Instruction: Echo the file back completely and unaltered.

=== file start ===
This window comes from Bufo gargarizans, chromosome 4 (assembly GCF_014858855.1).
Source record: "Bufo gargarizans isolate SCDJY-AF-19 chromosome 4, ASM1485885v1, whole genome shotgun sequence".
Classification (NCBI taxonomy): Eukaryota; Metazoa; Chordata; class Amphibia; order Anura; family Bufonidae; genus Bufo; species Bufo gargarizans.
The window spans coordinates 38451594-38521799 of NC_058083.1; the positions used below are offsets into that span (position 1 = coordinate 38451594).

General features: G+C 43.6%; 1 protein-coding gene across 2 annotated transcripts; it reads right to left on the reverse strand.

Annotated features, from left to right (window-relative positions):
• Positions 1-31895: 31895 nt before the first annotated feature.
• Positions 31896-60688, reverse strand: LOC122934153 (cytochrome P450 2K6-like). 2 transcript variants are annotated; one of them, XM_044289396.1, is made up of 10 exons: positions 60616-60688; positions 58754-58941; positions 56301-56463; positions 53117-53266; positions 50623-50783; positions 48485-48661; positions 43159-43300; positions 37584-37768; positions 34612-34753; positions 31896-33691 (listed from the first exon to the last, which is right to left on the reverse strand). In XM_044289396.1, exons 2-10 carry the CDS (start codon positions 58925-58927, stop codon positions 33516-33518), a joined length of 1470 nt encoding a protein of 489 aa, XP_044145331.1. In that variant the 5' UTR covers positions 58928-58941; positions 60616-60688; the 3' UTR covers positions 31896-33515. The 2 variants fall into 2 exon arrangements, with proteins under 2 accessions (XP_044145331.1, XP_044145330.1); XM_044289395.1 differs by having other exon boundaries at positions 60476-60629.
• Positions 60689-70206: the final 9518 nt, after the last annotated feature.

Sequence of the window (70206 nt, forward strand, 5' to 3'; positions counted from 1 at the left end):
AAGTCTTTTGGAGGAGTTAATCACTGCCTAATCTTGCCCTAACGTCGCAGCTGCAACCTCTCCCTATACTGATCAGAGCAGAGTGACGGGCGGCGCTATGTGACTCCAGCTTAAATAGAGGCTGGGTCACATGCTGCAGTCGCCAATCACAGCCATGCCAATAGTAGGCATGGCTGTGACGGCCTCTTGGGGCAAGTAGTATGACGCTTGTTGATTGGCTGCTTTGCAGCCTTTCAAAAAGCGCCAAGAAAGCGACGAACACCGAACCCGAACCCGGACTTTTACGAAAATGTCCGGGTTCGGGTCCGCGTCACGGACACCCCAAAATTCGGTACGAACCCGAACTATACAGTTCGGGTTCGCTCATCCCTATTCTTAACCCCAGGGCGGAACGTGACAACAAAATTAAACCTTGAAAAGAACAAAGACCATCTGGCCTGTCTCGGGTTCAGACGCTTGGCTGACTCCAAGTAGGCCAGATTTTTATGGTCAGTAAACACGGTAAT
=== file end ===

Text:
This window comes from Bufo gargarizans, chromosome 4 (assembly GCF_014858855.1).
Source record: "Bufo gargarizans isolate SCDJY-AF-19 chromosome 4, ASM1485885v1, whole genome shotgun sequence".
Classification (NCBI taxonomy): Eukaryota; Metazoa; Chordata; class Amphibia; order Anura; family Bufonidae; genus Bufo; species Bufo gargarizans.
The window spans coordinates 38451594-38521799 of NC_058083.1; the positions used below are offsets into that span (position 1 = coordinate 38451594).

General features: G+C 43.6%; 1 protein-coding gene across 2 annotated transcripts; it reads right to left on the reverse strand.

Annotated features, from left to right (window-relative positions):
• Positions 1-31895: 31895 nt before the first annotated feature.
• Positions 31896-60688, reverse strand: LOC122934153 (cytochrome P450 2K6-like). 2 transcript variants are annotated; one of them, XM_044289396.1, is made up of 10 exons: positions 60616-60688; positions 58754-58941; positions 56301-56463; positions 53117-53266; positions 50623-50783; positions 48485-48661; positions 43159-43300; positions 37584-37768; positions 34612-34753; positions 31896-33691 (listed from the first exon to the last, which is right to left on the reverse strand). In XM_044289396.1, exons 2-10 carry the CDS (start codon positions 58925-58927, stop codon positions 33516-33518), a joined length of 1470 nt encoding a protein of 489 aa, XP_044145331.1. In that variant the 5' UTR covers positions 58928-58941; positions 60616-60688; the 3' UTR covers positions 31896-33515. The 2 variants fall into 2 exon arrangements, with proteins under 2 accessions (XP_044145331.1, XP_044145330.1); XM_044289395.1 differs by having other exon boundaries at positions 60476-60629.
• Positions 60689-70206: the final 9518 nt, after the last annotated feature.

Sequence of the window (70206 nt, forward strand, 5' to 3'; positions counted from 1 at the left end):
AAGTCTTTTGGAGGAGTTAATCACTGCCTAATCTTGCCCTAACGTCGCAGCTGCAACCTCTCCCTATACTGATCAGAGCAGAGTGACGGGCGGCGCTATGTGACTCCAGCTTAAATAGAGGCTGGGTCACATGCTGCAGTCGCCAATCACAGCCATGCCAATAGTAGGCATGGCTGTGACGGCCTCTTGGGGCAAGTAGTATGACGCTTGTTGATTGGCTGCTTTGCAGCCTTTCAAAAAGCGCCAAGAAAGCGACGAACACCGAACCCGAACCCGGACTTTTACGAAAATGTCCGGGTTCGGGTCCGCGTCACGGACACCCCAAAATTCGGTACGAACCCGAACTATACAGTTCGGGTTCGCTCATCCCTATTCTTAACCCCAGGGCGGAACGTGACAACAAAATTAAACCTTGAAAAGAACAAAGACCATCTGGCCTGTCTCGGGTTCAGACGCTTGGCTGACTCCAAGTAGGCCAGATTTTTATGGTCAGTAAACACGGTAAT